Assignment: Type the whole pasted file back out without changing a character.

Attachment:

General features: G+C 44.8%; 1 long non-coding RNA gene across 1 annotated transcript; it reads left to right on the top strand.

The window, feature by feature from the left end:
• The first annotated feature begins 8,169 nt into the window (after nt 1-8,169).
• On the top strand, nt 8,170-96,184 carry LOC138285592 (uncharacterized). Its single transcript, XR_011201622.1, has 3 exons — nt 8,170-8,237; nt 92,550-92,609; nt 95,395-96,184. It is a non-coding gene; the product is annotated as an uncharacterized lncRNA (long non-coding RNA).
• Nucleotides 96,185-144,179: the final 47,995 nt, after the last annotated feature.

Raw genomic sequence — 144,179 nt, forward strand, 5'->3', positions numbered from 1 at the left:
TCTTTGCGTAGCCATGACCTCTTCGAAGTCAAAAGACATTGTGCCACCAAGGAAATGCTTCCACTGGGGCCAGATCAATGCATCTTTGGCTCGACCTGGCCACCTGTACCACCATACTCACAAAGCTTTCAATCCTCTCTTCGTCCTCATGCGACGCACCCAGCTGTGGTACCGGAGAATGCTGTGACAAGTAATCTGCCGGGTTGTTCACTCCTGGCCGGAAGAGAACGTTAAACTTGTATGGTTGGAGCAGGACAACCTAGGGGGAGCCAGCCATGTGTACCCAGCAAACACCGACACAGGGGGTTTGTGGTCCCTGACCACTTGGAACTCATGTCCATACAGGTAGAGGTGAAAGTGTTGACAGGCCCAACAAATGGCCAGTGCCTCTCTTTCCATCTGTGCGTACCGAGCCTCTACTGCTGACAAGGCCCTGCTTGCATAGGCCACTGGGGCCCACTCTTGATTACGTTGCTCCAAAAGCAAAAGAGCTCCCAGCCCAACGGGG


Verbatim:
General features: G+C 44.8%; 1 long non-coding RNA gene across 1 annotated transcript; it reads left to right on the top strand.

The window, feature by feature from the left end:
• The first annotated feature begins 8,169 nt into the window (after nt 1-8,169).
• On the top strand, nt 8,170-96,184 carry LOC138285592 (uncharacterized). Its single transcript, XR_011201622.1, has 3 exons — nt 8,170-8,237; nt 92,550-92,609; nt 95,395-96,184. It is a non-coding gene; the product is annotated as an uncharacterized lncRNA (long non-coding RNA).
• Nucleotides 96,185-144,179: the final 47,995 nt, after the last annotated feature.

Raw genomic sequence — 144,179 nt, forward strand, 5'->3', positions numbered from 1 at the left:
TCTTTGCGTAGCCATGACCTCTTCGAAGTCAAAAGACATTGTGCCACCAAGGAAATGCTTCCACTGGGGCCAGATCAATGCATCTTTGGCTCGACCTGGCCACCTGTACCACCATACTCACAAAGCTTTCAATCCTCTCTTCGTCCTCATGCGACGCACCCAGCTGTGGTACCGGAGAATGCTGTGACAAGTAATCTGCCGGGTTGTTCACTCCTGGCCGGAAGAGAACGTTAAACTTGTATGGTTGGAGCAGGACAACCTAGGGGGAGCCAGCCATGTGTACCCAGCAAACACCGACACAGGGGGTTTGTGGTCCCTGACCACTTGGAACTCATGTCCATACAGGTAGAGGTGAAAGTGTTGACAGGCCCAACAAATGGCCAGTGCCTCTCTTTCCATCTGTGCGTACCGAGCCTCTACTGCTGACAAGGCCCTGCTTGCATAGGCCACTGGGGCCCACTCTTGATTACGTTGCTCCAAAAGCAAAAGAGCTCCCAGCCCAACGGGG